- Are you crazy? Aber-what? What are you doing there? (Their first reaction when I give updates on my new location).
- Do I need a visa to come up to Aberdeen/Is Scotland still part of UK? :O (Seriously? Check the maps! Oh that is when they have finally accepted or believed that I have moved!)
- Its very cold here in London – it must be freezing up north in Aberdeen? (when its freezing cold in London)
- How are you coping with the work-church-home triangle? No social activities? Jeez you must be dead bored now’ (the next day after the ‘the girls-night-outs’/film-shows/comedy shows).
- How long is the flight/train journey (Yay! When they are planning to visit :))
Every time these questions came up in our conversations, I have patiently tried to give a beautiful picture of what’s going on in Aberdeen to friends and families in London/Nigeria. Some are already convinced whilst some are waiting for a visit to even believe that Aberdeen is still in the same United Kingdom :).
There is an African/Nigeria saying that literary means ‘if a woman has not been married to two different men, she might not appreciate which is best’
I am going to try my best to summarise in points what should cover the above questions and others yet ‘un-asked’. Oh well, this is me trying:
LONDON – WHAT I MISS ABOUT IT:
1. OXFORD/BOND STREET!!! Whilst my credit card is finally ‘resurrecting’ from spending and my bank is probably upset at my increased monthly re-payment, I sorely miss the buzz and ‘therapeutic’ shopping trips to London’s busiest and most expensive street (I doubt if it is anything close to therapy – we shop, we spend, we owe – case closed!).
The endless rows of clothing, shoes and accessories to ‘window-shop’, mentally ‘borrow’ ideas for the next few days dress ensemble to work from the shop mannequins, the bumping into other shoppers/friends and exchange of phone numbers or Blackberry Pins who you then go on to briefly catch up on gossip whilst mentally checking when Selfridges’ will be shutting its doors or eyes darting back and forth to check if your companion is waiting at the other side or he/she has moved up on the busy street in a move to ‘punish’ for catching up on gossip whilst they wait – oh its endless!!! Even though you are invisible to about 90% of the shoppers or commuters on Bond Street, there is always a chance you will find someone that you know or want to avoid! I wont bother going into the actual buying process – that’s a case for another post. God helps us (especially ladies).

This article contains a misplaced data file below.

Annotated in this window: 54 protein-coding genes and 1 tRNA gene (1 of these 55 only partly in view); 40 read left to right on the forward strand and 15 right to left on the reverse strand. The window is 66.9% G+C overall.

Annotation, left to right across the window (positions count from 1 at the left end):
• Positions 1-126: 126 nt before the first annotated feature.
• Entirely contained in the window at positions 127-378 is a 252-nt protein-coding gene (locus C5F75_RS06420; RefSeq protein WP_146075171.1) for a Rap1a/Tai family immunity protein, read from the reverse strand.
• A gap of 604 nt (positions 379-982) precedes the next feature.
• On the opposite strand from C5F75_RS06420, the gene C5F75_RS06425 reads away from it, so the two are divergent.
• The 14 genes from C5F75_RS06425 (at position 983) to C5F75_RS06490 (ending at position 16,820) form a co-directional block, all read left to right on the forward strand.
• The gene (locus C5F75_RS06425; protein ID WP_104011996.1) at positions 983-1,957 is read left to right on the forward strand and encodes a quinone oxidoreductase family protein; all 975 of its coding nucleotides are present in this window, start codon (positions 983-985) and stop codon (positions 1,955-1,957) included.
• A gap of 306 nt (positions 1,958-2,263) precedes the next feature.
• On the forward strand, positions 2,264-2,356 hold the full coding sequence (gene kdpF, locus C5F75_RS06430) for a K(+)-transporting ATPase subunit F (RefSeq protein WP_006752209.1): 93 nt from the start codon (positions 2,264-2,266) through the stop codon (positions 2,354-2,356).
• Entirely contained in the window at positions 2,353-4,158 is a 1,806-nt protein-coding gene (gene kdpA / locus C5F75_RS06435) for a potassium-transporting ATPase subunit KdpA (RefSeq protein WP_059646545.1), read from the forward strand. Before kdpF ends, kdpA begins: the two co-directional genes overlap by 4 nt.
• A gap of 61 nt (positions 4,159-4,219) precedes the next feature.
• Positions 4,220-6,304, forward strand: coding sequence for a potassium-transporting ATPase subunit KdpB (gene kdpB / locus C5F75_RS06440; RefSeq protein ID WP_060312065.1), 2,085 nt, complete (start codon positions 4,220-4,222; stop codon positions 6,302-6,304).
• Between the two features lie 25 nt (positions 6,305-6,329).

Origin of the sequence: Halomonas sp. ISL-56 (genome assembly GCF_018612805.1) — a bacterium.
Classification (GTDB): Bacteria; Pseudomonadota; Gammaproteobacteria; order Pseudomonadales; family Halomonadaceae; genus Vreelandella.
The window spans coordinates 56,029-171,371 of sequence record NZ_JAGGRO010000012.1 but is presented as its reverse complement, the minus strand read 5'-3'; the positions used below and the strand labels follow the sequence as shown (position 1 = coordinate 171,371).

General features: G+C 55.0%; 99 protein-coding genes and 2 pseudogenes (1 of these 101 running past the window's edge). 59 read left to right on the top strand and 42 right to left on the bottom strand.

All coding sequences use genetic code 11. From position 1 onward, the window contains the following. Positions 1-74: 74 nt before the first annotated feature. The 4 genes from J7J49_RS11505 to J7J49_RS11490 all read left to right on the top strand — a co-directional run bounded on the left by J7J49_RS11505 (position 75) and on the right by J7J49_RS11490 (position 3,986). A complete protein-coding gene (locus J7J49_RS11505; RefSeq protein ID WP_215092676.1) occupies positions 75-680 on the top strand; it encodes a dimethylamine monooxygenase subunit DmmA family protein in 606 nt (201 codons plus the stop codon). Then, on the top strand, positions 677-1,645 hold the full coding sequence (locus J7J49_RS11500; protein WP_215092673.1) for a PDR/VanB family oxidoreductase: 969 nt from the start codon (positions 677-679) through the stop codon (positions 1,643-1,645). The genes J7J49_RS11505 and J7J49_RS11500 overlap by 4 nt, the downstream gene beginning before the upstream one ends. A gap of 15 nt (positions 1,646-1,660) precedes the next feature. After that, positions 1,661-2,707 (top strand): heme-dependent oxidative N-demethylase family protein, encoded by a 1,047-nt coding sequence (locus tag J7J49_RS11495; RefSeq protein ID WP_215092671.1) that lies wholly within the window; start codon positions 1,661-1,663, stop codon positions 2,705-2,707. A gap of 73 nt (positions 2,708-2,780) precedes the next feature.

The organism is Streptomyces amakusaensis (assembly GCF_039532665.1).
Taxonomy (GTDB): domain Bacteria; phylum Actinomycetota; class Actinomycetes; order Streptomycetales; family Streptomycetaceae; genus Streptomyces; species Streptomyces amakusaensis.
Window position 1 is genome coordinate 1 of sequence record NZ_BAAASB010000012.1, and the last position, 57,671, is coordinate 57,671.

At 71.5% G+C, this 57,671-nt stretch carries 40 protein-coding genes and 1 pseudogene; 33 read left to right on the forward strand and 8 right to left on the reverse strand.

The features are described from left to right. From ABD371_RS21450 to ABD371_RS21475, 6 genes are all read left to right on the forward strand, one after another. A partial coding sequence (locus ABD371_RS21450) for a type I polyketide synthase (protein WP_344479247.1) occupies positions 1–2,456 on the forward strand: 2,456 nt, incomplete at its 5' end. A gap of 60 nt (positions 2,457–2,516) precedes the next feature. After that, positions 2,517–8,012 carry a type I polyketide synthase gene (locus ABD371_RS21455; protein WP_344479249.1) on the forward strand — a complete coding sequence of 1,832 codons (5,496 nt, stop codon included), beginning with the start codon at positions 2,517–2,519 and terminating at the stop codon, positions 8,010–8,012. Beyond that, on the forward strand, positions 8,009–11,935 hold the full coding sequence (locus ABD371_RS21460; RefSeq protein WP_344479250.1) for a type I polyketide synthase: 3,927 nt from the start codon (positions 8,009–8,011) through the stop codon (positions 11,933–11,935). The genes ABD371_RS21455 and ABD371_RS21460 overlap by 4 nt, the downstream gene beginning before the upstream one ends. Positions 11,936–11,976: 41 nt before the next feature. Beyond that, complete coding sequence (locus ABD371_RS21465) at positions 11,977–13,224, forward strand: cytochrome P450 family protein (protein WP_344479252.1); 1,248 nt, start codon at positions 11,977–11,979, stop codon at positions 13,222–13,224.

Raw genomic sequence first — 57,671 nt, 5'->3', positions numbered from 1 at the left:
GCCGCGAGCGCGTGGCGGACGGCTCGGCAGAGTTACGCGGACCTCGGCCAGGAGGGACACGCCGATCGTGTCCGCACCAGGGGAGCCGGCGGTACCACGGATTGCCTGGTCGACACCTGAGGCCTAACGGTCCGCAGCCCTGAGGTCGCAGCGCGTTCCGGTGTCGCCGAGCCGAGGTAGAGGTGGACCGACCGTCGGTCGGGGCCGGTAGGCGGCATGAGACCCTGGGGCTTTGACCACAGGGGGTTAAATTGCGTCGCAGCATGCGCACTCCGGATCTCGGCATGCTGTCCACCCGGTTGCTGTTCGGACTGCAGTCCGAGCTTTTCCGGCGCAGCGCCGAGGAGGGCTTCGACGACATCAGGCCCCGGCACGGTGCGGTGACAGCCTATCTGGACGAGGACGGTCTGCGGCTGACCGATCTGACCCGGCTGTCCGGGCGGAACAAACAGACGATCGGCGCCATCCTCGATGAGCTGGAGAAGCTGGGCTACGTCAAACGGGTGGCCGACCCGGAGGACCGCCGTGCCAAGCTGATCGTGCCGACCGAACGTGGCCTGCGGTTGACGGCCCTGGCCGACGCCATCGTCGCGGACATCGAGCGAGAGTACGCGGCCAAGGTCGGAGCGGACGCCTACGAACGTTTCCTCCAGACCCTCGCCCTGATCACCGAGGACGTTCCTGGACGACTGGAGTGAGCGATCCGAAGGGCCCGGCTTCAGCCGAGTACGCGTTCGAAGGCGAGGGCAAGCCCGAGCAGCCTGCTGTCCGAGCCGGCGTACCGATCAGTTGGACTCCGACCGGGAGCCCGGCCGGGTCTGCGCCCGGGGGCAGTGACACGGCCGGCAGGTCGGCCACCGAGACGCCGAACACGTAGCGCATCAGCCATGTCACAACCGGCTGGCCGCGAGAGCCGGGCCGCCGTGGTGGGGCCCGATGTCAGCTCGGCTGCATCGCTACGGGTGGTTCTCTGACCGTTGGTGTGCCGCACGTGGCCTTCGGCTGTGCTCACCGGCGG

2. CREATIVE EVENTS AND ACTIVITIES: I missed working with the best of Africa Creatives! There is always something creative happening in London. I have an African inspired wedding blog/website WeddingTrendy that was and is still very popular with couples getting married and to keep this platform fresh, it means I have to be in touch with Photographers, Make Up Artists, DJs, Bridal Couture Professionals, ‘Aso-Oke’ manufacturers/sellers, Caterers, Event Planners/Designers, Wedding Exhibitionists, Luxury Venue owners and a lot more! Running the online magazine means I am regularly meeting on-line and offline with these professionals, or brides – planning, promoting and attending and reporting on these creative events in and around London and they all come (some are still promised) with their benefits *wink*. I miss the buzz. I really do – I loved working or talking to the likes of DJ Abass, Segun Gele, Adebayo Jones, Yemi Osunkoya, Atunbi Adesanmi, Kevin Obosi, Maze Couture, FaceQuizite, Seyi ‘Cedar Events’, Seyi Zooto. Thank GOD for the world now being a global digital village and these professionals are within a ‘Facebook Message’ or Blackberry Ping or Whatsapp Message’ away!.